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Thought-Provoking Commentary for the Lawson Software Community
Although I didn’t attend Inforum 2014, this is the backdrop against which I watched the keynotes via streaming video and digested the executive/analyst briefings.
“’Designing emotion into the product is now something you really have to think about explicitly and measure yourself against’, says Brad Smith, CEO of Intuit, the maker of personal finance and small-business software.” – Fortune Magazine, September 22, 2014, page 55.“
My thoughts, eyewitness reports and unsubstantiated rumors follow. I’ve included some article links at the bottom so you can get other perspectives.
I just returned from Orlando, having attended Inforum 2013. Last year’s Inforum, which quickly followed the acquisition of Lawson by Infor, was really just a combination of Lawson’s annual conference (CUE) with Infor’s name and logo slapped on for good measure. This year was quite a different story. Starting with the fact that I was actually invited to attend, and helped present two different sessions.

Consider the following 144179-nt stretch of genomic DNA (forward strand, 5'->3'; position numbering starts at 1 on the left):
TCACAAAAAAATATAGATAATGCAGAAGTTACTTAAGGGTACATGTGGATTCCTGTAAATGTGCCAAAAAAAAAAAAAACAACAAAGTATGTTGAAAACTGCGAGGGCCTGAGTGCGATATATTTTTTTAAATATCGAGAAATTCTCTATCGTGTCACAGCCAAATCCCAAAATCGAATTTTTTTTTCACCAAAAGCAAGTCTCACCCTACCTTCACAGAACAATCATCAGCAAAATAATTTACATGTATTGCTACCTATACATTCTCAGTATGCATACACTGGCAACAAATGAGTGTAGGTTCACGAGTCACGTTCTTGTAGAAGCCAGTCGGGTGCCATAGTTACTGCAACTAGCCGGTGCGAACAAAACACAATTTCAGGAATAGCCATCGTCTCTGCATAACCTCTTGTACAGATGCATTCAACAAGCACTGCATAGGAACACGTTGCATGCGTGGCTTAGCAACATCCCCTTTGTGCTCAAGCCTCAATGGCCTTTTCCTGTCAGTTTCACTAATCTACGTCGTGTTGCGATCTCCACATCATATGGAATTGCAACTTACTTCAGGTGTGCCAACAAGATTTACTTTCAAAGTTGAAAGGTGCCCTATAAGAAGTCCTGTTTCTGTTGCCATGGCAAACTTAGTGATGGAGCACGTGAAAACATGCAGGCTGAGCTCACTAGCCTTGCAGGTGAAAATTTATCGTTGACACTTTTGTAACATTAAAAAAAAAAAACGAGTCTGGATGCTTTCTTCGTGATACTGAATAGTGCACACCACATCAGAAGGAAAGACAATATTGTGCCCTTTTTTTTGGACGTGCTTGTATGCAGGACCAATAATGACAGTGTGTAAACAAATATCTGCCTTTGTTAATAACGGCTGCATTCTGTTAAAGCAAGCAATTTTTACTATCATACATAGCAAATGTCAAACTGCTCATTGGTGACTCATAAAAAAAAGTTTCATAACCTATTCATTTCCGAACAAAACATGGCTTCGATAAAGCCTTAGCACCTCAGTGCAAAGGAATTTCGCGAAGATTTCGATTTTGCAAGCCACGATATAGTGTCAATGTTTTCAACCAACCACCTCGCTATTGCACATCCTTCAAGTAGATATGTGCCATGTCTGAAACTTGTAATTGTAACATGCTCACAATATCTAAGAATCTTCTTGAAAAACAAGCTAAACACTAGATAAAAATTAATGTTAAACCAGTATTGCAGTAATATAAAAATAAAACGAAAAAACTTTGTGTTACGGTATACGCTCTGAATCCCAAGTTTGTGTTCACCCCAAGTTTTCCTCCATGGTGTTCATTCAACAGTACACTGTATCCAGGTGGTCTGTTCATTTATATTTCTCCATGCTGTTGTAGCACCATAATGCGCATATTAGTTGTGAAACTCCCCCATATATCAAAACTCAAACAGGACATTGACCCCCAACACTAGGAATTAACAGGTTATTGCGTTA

What follows is my own analysis of the keynote/general sessions, off-the-record conversations with Infor employees and customers, and of course, my usual eyewitness reports and unsubstantiated rumors. In addition, I’ve included some article links at the bottom.
Is this an anomaly or an interesting market trend in the enterprise software?
In case you missed it this past week, Lawson released their latest financial results.
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Phil Simon forwarded this blog post about how software companies are “skimping” on R&D, and are using maintenance revenue streams to finance their on-going operations. You—as the software customer—send the vendor some money each year—some to be used for providing you support, but some of it is expected to be used to further enhance the product.
Once a year, it happens. My birthday, that is. I won’t yammer on and on about birthdays, and how when you get to be “over-the-hill”, you don’t want to think about birthdays. No, I’m perfectly fine with my age (hey, I earned my grey hair!).
A few months ago, I wrote about becoming a "process enterprise", which is one of the nine themes in Michael Hammer’s book "The Agenda" (ISBN 0-609-60966-1). (By the way, if you don’t have a copy of this book, you owe it to yourself to get a copy.) This month, I want to talk about another of his themes: becoming "easier to do business with".